Meanwhile, I have been very productive lately and preparing to post about a big cosmetic improvement to our house.  I finally re-tiled the fireplace hearth and the entryway!  That was… last week and the week before, but I still haven’t done the grout.  Once I set the entry tile on Thursday I’d been ready to write a nice post, but without a completely done after photo I’m stuck.  Today I nearly did the grout but somehow found myself painting the guest room panelling instead.  Tomorrow!  I’ve really been in a productive frenzy lately, which is good.  Partly it is due to the holidays and wanting things to look as nice as I envisioned when people will actually be here to see, and partly it is a due to a looming deadline on the horizon…  This is off topic for this blog, but we finished up the IVF cycle with a day five transfer last Thursday, and today I had a really obviously positive home pregnancy test.  It is pretty exciting although I should keep my enthusiasm tempered this early, but I can’t.  😀  (It is extremely early to test, but I’d already tested out the trigger and know it’s real.  Now we just need it to stick!)  

Surprisingly Good Chicken: Buddha’s Hand Marinade

Last week, when I did our grocery shopping, I spotted something nifty:


It’s a citrus fruit thing called Buddha’s hand, and I had to get it.  I just love trying out new and strange produce.  Heh, just ask my mother for stories of shopping with me as a kid and begging for a star fruit or some other foreign looking botanical specimen.  (Back then star fruit was really strange, and I remember the first time we started seeing kiwis on offer and marketed with special little spoons.  It was the boonies, okay?)  Anyway, I didn’t realise that there wasn’t going to be any fruity pulp to try, but luckily I planned to do something involving the zest as I shopped.  Often I’ll make a lemon based marinade, so I figured that work with this thing, and grilling sounded tasty… maybe shrimp kebobs?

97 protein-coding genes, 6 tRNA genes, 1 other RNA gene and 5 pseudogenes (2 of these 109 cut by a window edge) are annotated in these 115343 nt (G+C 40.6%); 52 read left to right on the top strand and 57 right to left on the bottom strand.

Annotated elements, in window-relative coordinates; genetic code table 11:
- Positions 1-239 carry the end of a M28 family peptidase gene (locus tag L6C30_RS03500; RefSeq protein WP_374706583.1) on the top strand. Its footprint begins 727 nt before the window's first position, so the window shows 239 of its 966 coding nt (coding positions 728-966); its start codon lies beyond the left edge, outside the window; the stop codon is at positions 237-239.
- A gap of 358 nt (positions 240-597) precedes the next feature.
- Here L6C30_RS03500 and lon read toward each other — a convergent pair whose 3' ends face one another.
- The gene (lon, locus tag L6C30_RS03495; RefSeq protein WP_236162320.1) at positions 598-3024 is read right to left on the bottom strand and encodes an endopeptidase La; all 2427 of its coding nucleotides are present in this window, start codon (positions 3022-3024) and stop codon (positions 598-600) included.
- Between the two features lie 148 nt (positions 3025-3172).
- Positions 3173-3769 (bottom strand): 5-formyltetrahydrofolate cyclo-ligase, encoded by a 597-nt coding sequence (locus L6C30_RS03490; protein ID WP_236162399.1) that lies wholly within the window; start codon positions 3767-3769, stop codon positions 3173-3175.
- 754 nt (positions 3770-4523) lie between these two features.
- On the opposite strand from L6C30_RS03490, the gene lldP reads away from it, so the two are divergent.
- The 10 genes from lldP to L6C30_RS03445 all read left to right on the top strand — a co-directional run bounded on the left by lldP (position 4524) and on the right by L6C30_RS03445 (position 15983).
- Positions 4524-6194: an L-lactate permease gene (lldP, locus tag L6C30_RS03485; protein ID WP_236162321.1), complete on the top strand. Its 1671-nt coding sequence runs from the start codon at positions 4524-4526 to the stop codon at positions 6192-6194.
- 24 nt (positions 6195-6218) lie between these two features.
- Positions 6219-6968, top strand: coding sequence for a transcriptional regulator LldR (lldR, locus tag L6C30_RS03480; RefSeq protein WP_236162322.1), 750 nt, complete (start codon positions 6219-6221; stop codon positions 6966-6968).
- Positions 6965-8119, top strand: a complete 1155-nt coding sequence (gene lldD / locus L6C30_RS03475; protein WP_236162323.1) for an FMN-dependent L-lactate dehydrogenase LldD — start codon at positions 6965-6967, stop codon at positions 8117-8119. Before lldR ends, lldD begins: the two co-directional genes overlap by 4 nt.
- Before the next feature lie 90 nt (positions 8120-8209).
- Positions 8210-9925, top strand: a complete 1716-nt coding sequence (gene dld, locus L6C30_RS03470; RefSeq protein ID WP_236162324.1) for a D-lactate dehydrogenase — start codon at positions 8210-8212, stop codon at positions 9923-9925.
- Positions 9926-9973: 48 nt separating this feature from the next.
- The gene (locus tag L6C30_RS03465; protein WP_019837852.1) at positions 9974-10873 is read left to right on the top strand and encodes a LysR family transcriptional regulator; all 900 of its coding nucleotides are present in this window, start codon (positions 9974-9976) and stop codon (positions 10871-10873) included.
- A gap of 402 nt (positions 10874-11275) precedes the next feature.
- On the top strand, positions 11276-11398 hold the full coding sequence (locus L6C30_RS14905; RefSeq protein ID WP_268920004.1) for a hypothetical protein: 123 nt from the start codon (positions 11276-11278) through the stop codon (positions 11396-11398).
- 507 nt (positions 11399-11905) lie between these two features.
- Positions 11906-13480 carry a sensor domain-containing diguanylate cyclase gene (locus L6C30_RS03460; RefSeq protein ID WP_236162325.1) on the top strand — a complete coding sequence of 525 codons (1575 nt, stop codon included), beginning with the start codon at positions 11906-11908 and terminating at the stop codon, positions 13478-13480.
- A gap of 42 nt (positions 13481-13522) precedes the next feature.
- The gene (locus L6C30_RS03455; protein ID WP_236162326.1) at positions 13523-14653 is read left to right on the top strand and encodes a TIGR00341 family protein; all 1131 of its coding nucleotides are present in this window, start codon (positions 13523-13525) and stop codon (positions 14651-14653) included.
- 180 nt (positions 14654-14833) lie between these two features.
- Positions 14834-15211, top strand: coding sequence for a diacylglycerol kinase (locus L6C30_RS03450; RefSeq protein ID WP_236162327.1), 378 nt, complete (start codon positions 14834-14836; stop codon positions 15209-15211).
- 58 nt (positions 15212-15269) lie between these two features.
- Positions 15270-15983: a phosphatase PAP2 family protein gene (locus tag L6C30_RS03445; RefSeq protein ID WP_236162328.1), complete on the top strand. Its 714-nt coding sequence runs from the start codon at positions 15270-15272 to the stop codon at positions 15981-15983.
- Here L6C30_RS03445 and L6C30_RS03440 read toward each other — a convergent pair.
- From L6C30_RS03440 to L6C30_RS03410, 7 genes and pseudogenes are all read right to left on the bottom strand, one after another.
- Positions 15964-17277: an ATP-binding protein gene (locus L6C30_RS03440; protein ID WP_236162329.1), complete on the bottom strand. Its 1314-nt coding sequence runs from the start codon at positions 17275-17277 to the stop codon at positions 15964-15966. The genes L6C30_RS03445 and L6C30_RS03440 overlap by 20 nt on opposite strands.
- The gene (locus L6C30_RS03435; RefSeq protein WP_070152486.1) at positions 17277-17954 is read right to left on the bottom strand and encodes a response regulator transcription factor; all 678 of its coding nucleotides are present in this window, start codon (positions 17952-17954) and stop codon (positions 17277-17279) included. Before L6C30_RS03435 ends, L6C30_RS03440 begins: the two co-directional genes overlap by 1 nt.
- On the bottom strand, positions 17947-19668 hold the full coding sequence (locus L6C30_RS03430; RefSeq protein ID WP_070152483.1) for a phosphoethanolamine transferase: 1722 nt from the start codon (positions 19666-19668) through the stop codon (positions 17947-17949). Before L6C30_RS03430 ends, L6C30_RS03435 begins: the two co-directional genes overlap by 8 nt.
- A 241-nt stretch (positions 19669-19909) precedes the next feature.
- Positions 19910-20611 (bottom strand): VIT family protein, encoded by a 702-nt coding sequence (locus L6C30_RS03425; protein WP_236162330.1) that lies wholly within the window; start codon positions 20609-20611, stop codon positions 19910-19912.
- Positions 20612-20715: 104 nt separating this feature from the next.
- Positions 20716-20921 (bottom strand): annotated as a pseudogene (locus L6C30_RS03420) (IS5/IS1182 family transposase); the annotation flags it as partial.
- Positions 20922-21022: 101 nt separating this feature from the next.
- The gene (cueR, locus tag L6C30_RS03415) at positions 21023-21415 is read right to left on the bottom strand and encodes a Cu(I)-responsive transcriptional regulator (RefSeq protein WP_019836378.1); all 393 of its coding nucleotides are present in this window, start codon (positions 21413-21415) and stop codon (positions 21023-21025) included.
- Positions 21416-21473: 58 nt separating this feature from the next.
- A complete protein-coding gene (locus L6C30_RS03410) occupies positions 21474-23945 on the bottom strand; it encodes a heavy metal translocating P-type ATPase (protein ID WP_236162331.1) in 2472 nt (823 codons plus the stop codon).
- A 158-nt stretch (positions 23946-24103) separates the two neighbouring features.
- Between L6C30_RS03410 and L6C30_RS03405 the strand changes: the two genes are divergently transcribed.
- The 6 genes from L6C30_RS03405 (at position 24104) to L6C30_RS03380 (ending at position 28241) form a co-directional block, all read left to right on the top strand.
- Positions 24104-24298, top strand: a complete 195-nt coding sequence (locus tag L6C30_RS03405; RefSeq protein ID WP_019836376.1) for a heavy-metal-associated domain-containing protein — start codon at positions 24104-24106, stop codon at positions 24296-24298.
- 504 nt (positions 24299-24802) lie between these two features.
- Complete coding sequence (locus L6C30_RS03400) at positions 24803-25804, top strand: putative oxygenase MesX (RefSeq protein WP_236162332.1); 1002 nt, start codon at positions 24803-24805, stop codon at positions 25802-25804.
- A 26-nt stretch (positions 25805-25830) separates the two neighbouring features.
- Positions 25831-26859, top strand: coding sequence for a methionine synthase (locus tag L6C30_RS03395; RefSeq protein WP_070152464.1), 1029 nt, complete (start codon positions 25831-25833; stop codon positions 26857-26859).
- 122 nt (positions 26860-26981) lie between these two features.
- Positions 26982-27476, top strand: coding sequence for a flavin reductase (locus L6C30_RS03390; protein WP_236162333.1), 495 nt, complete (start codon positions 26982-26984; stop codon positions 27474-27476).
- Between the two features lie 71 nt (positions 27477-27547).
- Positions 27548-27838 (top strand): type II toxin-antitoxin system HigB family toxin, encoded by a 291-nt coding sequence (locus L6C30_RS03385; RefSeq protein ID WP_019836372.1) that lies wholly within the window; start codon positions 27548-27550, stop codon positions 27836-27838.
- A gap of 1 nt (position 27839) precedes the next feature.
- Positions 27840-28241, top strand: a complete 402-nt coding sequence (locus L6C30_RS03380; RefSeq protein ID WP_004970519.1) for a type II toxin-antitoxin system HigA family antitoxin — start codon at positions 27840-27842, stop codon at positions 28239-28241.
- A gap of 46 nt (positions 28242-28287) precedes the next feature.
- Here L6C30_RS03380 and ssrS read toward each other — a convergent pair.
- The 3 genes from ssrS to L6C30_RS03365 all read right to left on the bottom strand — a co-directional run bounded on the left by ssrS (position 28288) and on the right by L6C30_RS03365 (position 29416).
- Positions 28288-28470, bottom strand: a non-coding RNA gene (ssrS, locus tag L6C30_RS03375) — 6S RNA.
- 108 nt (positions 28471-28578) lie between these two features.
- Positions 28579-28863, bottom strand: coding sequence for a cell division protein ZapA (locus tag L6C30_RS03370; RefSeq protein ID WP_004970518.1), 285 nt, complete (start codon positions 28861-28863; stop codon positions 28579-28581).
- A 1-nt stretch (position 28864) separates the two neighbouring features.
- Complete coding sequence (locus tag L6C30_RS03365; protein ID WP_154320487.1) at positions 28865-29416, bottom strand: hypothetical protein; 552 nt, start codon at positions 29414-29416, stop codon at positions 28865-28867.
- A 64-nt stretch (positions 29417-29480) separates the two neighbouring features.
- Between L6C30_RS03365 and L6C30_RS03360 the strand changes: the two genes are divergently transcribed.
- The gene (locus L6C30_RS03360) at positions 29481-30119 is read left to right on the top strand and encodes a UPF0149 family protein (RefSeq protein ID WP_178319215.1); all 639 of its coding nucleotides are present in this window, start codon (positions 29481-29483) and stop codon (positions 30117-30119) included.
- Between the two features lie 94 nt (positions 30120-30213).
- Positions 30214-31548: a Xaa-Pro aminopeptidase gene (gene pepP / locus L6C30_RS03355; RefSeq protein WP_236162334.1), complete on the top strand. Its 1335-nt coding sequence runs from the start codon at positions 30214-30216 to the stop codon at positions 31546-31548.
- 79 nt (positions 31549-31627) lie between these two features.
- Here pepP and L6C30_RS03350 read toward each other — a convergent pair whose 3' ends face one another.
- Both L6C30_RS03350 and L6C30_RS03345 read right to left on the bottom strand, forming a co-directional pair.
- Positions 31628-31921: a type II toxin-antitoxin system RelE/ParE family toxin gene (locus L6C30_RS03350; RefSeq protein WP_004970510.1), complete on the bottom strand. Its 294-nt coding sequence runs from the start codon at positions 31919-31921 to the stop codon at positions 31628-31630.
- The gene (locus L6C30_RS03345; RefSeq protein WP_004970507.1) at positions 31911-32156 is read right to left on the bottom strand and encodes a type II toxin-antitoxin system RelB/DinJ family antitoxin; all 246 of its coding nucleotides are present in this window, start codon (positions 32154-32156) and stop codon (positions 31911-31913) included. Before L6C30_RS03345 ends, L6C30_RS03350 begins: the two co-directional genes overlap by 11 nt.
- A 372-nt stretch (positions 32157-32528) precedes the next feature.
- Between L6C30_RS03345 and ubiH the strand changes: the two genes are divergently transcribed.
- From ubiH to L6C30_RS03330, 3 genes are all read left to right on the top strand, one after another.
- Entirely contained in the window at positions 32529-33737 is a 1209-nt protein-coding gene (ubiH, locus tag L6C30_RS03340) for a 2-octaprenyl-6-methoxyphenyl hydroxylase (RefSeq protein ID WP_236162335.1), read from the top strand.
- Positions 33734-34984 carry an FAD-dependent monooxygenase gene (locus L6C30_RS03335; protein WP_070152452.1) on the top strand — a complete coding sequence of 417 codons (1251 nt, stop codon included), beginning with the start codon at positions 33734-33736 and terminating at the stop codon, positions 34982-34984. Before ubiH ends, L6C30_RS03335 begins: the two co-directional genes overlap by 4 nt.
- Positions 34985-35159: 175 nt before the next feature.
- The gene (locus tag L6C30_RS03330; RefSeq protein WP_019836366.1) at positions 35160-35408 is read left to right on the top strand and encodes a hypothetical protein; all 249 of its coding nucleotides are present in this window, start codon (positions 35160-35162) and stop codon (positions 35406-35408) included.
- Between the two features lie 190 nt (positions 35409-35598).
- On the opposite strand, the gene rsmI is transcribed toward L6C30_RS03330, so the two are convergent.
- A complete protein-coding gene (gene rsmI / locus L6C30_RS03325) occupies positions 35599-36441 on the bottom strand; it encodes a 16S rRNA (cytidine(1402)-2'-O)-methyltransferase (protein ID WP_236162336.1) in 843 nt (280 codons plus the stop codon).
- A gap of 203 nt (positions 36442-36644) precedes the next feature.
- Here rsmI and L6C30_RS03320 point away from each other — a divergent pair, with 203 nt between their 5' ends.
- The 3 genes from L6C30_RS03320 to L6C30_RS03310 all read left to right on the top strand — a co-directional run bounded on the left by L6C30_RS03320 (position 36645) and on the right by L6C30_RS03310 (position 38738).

I ended up with boneless chicken thighs.  I’d also planned on getting a pork loin to cure, but the store wasn’t running any specials (as they always seem to usually, darn it!)  Chicken was dirt cheap though, and after some consideration I went for it.  I’m not a big fan of chicken.  Generally I kind of dislike it even, and I only prepare it a couple of times a year.  Usually I bake thighs covered a bit of mayonnaise, dill, scallions or onion, black pepper, paprika, and garlic salt.  Occasionally I’ll dredge cutlets in coconut flour for a sort of schnitzel.  Other than soup I think that is pretty much it.  I’m just not into chicken.